Black Love and Sexuality Talk reclaims intimacy from biased media

Black love is intimate. Black love is intense. Black love is intersectional. These are just some of the adjectives that Ramapo’s Black students and staff use to describe Black love.

At the Black Love and Sexuality Talk, hosted by the Women’s Center and LGBTQ+ Services on Monday, attendees shared their personal thoughts and experiences and tackled tough questions related to these topics.

Sam Jones, student office manager for the Women’s Center, facilitated the discussion, which felt more like a conversation among friends. She started with a couple of guiding questions before jumping into the questions that were written down at the beginning of the event.

The discussion began with defining and highlighting the importance of Black love. Attendees agreed that the shared understanding of culture and generational trauma makes Black love deeper and more passionate because it feels like a reclamation of love that wasn’t allowed for past generations.

“There’s something about the struggles we’ve been through that makes us love differently,” an attendee said.

Another person reflected on the fact that for them, Black love is entwined with their hair.

“When I think about Black love, I think about being vulnerable with someone… I think of doing someone’s hair and them doing mine,” they said.

The group then moved on to talking about why Black love is looked down upon by some people. Much of the group attributed it to how the media portrays Black love as toxic.

“Every time I see a Black person on TV that goes into a relationship with another Black person, I’m like either two things are gonna happen. Either someone’s gonna cheat… or they’ll physically hurt each other,” one attendee said. “Or one of them is gonna die.” 

They cited the show, “Jerry Springer,” and actor and filmmaker Tyler Perry for creating content that capitalizes on and exploits Black trauma and gives Black love a bad reputation.

An attendee encouraged the others to explore where these portrayals and expectations come from, especially when other media, such as “The Kissing Booth” and “After,” feature violence and abuse from white characters but do not receive the same judgment.

“It’s because we’re already seen as aggressive,” another attendee said.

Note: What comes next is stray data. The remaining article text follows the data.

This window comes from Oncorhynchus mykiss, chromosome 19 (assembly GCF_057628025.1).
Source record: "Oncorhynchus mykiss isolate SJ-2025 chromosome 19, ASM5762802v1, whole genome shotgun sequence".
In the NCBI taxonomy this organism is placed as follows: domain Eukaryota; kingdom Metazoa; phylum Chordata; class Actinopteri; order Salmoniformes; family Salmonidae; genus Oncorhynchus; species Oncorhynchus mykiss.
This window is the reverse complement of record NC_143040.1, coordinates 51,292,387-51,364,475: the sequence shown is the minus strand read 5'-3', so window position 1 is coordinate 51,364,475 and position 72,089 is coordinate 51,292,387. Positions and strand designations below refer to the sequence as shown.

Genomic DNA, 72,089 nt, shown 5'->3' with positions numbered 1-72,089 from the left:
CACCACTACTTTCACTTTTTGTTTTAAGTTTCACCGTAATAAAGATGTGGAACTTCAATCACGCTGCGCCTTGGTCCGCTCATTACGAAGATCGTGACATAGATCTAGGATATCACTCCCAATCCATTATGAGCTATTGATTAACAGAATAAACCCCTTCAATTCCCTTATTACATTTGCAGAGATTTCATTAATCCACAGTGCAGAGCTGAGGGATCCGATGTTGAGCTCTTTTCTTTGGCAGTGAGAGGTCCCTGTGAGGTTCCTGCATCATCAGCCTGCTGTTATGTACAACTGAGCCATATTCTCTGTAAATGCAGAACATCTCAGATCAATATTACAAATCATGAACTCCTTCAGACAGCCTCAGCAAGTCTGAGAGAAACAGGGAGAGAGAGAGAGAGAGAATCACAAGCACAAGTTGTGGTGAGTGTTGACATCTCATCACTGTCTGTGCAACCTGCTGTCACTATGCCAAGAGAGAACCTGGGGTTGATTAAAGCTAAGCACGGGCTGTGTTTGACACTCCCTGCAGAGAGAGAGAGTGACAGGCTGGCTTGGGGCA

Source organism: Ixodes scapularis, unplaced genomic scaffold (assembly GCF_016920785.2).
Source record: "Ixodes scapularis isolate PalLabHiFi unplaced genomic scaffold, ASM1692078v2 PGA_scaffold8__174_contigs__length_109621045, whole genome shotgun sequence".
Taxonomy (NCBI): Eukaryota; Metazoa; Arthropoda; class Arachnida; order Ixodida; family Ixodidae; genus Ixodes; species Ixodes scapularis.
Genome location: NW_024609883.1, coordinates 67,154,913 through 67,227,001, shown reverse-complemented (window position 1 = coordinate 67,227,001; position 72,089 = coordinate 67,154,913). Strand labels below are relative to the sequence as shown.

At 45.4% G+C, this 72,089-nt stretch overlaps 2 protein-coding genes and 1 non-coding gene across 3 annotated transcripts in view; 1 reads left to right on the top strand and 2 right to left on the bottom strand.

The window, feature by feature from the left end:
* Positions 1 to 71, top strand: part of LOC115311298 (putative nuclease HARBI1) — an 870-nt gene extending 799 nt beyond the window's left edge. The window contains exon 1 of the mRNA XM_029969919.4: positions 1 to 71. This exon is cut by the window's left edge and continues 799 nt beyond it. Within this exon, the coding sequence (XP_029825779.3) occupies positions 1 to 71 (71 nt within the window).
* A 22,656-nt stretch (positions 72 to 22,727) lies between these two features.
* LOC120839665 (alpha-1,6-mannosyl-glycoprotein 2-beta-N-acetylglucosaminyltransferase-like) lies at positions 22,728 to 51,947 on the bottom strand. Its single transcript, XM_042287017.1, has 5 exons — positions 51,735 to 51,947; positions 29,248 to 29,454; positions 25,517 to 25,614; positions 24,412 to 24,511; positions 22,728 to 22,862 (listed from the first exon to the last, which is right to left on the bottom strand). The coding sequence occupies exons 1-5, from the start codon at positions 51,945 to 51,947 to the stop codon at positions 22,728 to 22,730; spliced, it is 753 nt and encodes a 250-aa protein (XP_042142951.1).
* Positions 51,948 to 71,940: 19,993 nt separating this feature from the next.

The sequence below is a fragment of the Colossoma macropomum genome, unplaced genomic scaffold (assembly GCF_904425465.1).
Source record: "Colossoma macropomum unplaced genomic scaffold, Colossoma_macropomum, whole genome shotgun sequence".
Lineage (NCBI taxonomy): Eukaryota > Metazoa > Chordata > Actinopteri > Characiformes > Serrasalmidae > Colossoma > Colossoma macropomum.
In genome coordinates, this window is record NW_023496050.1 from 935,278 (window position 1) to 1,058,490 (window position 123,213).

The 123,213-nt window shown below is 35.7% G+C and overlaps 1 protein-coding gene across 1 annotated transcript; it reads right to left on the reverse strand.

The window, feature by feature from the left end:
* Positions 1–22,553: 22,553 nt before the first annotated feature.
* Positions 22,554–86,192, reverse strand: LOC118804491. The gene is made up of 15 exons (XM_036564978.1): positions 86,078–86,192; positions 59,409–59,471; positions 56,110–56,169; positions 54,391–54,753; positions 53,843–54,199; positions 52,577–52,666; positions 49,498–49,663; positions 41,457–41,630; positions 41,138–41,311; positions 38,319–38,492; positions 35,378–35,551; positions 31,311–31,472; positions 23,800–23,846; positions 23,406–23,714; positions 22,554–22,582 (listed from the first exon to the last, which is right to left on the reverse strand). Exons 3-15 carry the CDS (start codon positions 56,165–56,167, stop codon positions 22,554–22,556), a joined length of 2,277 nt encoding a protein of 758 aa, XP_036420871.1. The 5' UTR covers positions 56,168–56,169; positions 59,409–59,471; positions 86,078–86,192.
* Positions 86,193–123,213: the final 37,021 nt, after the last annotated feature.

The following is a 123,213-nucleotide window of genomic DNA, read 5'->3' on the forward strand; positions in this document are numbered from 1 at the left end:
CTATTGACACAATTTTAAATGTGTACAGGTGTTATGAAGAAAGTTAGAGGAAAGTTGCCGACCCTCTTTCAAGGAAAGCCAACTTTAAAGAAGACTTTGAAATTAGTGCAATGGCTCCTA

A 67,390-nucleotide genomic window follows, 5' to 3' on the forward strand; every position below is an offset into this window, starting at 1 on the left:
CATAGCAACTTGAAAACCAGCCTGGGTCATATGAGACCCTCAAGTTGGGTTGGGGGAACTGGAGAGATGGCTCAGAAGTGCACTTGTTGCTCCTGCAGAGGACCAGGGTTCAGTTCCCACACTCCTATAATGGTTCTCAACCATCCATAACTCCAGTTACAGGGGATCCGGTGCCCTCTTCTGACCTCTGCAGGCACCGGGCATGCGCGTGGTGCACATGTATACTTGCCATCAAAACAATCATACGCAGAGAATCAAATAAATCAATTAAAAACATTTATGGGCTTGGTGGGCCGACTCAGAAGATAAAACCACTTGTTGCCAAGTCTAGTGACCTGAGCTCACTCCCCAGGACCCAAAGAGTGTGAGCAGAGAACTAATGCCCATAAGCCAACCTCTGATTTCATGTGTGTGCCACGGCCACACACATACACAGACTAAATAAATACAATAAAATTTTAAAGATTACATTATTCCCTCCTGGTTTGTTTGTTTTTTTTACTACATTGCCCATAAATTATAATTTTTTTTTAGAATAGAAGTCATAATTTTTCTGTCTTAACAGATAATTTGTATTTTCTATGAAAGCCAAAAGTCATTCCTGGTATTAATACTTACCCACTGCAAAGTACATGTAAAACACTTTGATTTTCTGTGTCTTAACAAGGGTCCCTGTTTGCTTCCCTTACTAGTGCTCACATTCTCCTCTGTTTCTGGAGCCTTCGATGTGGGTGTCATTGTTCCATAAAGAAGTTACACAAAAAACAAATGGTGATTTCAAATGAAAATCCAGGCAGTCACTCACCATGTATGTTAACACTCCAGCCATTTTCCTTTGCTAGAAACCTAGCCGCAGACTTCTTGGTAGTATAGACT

The conversation moved to explore a highly-controversial topic: why more Black men date outside the Black community than Black women.

One person shared that they believe Black men can gain prestige in society by dating a non-Black woman. Another shared they feel that Black men can’t handle Black women because of how passionate and tough they are.

Another used fetishization as an explanation. “Black women don’t have as much of a pick as Black men because Black men… are winning off of being fetishized,” they said.

As the event neared its conclusion, the group shared how they express their sexuality.

“I would say clothes,” an attendee said, “and how I carry myself.”

Others shared that they feel they don’t outwardly express their sexuality and that it can be difficult to tell someone’s sexuality based solely on how they present themselves.

“I don’t think I actively express my sexuality,” Jones said. “It’s just me, and I just happen to be this sexuality.”

The conversation then shifted to how sexuality is about intention – how a person acts and what they mean by it. The group talked about how American culture has come to sexualize certain dance moves that are simply viewed as a form of self-expression in many non-white cultures.

“In Jamaica, I can go to a party, I can dance with someone… I could be doing the most sexual type of move, and it doesn’t mean anything, but if I’m looking at a person in their eyes, I’m giving them a little smile… then it’s different,” an attendee said. “It’s all about intentions.”

Featured photo by Care Granholm